One of the most famous cult television shows in television history is Mystery Science Theater 3000. The story of men kidnapped by mad scientists and forced to watch bad movies while a group of joking robots mercilessly mocked the movies while they watched. All of the movies featured in the show are real and absolutely awful.
But there are films in the show that really stand out. They’re movies that became cult classics in their own right because they were so bad. Movies that pushed the boundaries of how bad movies can get. Movies so horrible you had to see them to believe them. Luckily, the audience had hilarious riffs from a dude and his robot friends to ease the pain and help relax.
“Merlin’s Shop of Mystical Wonders” (1996)
The poster and the title for it Ernest Borgnine-narrated film would make a casual viewer think that this is a fun, whimsical fantasy film for children. But anyone who has seen the film will know immediately that this is actually a fantasy horror film divided into two segments: one about a man using Merlin’s grimoire and the other about a murderous monkey toy.
Mike and the bots poke fun at this disturbing bait and switch during the show’s sketches, with the chilling collection of Ernest Borgnine’s children’s stories making for a popular highlight among fans.
“Robot Monster” (1953)
This film was shown in the first season of the series and was just the perfect choice for one of the first themes. Humanity has fallen victim to the power of an evil creature from outer space. Or rather, the power of a man in a gorilla suit with an antenna-studded goldfish bowl blowing soap bubbles on his head, called Ro-Man.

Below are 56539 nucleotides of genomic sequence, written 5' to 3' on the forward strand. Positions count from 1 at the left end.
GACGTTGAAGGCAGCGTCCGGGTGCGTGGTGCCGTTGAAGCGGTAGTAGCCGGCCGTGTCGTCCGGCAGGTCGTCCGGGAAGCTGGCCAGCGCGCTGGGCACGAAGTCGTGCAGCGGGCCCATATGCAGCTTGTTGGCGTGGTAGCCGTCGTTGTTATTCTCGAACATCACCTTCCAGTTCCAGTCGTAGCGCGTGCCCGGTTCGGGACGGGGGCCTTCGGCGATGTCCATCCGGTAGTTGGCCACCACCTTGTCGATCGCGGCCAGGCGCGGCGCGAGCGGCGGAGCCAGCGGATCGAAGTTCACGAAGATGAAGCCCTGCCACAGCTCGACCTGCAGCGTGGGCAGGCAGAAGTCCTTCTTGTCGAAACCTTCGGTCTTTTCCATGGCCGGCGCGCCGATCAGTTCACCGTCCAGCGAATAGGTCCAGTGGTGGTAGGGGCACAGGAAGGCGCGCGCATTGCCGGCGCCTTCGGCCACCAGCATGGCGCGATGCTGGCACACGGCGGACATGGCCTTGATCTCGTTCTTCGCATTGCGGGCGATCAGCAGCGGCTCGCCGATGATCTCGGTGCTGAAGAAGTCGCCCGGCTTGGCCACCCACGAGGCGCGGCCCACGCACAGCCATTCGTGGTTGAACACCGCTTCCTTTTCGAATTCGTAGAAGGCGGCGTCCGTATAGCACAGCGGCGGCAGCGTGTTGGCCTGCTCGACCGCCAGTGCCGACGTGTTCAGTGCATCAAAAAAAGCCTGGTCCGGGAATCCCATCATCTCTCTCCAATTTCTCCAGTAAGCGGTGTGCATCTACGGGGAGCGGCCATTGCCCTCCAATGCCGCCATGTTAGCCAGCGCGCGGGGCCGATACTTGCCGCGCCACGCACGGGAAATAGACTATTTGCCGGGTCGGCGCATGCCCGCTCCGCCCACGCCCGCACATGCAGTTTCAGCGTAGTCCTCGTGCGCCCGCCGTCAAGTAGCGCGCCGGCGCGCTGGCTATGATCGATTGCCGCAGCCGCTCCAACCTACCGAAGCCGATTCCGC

He attempts to kill the last eight survivors while they hide from the monster, its evil master, and the culminating arrival of archive footage. It’s classic B-level sci-fi with ridiculously bad special effects, characters making stupid decisions, and perhaps the least intimidating movie monster in history.
‘Hob Goblins’ (1988)
One sub-genre that helped MST3K become widely known was the good old mock-busters – movies that try to monetize popular movies to make a quick buck. Perhaps one of the most famous was covered on the show goblins.
This knock offgremlins focuses on extraterrestrial creatures that cause problems by making people’s deepest desires come true – then use the imagination against a person and kill them. Unfortunately, although the film tries to balance horror and humor, the monsters aren’t very scary and the romantic comedy is unfunny.
“The Creeping Terror” (1964)
Another hilarious sci-fi schlockfest about a creature that starts eating people at random in order to collect them for their unseen alien masters. Made under illegal circumstances, this horror disaster features poor audio mixing with overuse of narrative, subplots that are quickly established and abandoned just as quickly, and a slow-moving titular monster that looks like it’s made of someone’s flesh garage has been built.
Said creature loses any real threat as Mike and the bots laugh at his poor design and the fact that he has to wait until his victims can get close enough before he can actually eat them.
“Mac and I” (1988)
if goblins looked like a cheap fake, this looks like the most original movie ever made. A young boy whose name begins with E befriends a lost alien and must hide him from the authorities while helping him reconnect with his family. Sound familiar?